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article imageOntario bar owners face manslaughter charges after fatal crash

By Arthur Weinreb     Jun 27, 2012 in Crime
Belleville - After a four-month investigation, two Belleville, Ontario bar owners face manslaughter charges after a horrific crash on Highway 401 claimed the lives of two women.
It was Super Bowl Sunday. Like many other drinking establishments throughout North America, the Angry Beaver Bar and Grill hosted a Super Bowl party. But after the bar closed and the last patron had left the premises, the staff decided to continue the party. The servers, bartenders, and other staff spent the night sleeping at the Angry Beaver.
CNEWS reports that during the morning of Feb. 6, one of the servers woke up, went to her car, and attempted to drive home. According to the Ontario Provincial Police (OPP), Korin Howes, 23, ended up driving east in the westbound lanes of Highway 401, Canada's busiest road. Her car crashed head-on into a vehicle driven by Shaina Harrison, also 23. Both women were declared dead at the scene.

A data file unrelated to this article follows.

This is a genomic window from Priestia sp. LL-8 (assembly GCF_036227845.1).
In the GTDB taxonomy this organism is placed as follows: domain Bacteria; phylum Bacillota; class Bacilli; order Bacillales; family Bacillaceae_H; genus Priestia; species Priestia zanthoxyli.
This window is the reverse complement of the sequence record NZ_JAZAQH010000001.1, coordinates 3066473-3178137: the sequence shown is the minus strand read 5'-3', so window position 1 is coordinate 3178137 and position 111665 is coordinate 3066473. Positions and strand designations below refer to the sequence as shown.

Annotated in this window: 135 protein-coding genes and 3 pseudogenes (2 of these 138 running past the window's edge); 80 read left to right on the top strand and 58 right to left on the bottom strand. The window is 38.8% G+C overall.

David Stoll, 33, and Phillip Sztejnmiler, 32, co-owners of the Angry Beaver, have each been charged with two counts of manslaughter arising from the deaths of the two women.
In addition to the manslaughter charges, Stoll and Sztejnmiler face numerous charges under the Liquor License Act that regulates licensed premises in Ontario. These charges include encouraging immodest consumption, permitting drunkenness, serving an apparently intoxicated person, permitting narcotics in a licensed premise, selling liquor outside of prescribed hours, and supplying alcohol free of charge.
In explaining why it took so long to lay the charges, Sgt. Kristine Rae, a spokesperson for the OPP, is quoted in the Kingston Whig-Standard as saying that investigators spent a lot of time reviewing the evidence. She said, "Because the charge is not one that's used on a regular basis, they [the investigators] did confirm with the Crown to make sure that it was the best interest to proceed."
Norm Boxall, an Ottawa criminal lawyer, told CTV News, This will send a ripple effect through persons in the hospitality industry, and perhaps even homeowners, for concern that if they serve persons to excess and those people operate a vehicle that they wouldn't just be responsible civilly...but they could be charged criminally and potentially go to jail.
Boxall also pointed out no insurance policy can protect people from being found guilty of a crime in court.
The Angry Beaver had its liquor license taken away and has been closed since the date of the accident. Stoll and Sztejnmiler are not in custody and are scheduled to appear in a Belleville courtroom on July 26.
More about Manslaughter, Drunk driving, liability of bar owners, angry beaver bar and grill
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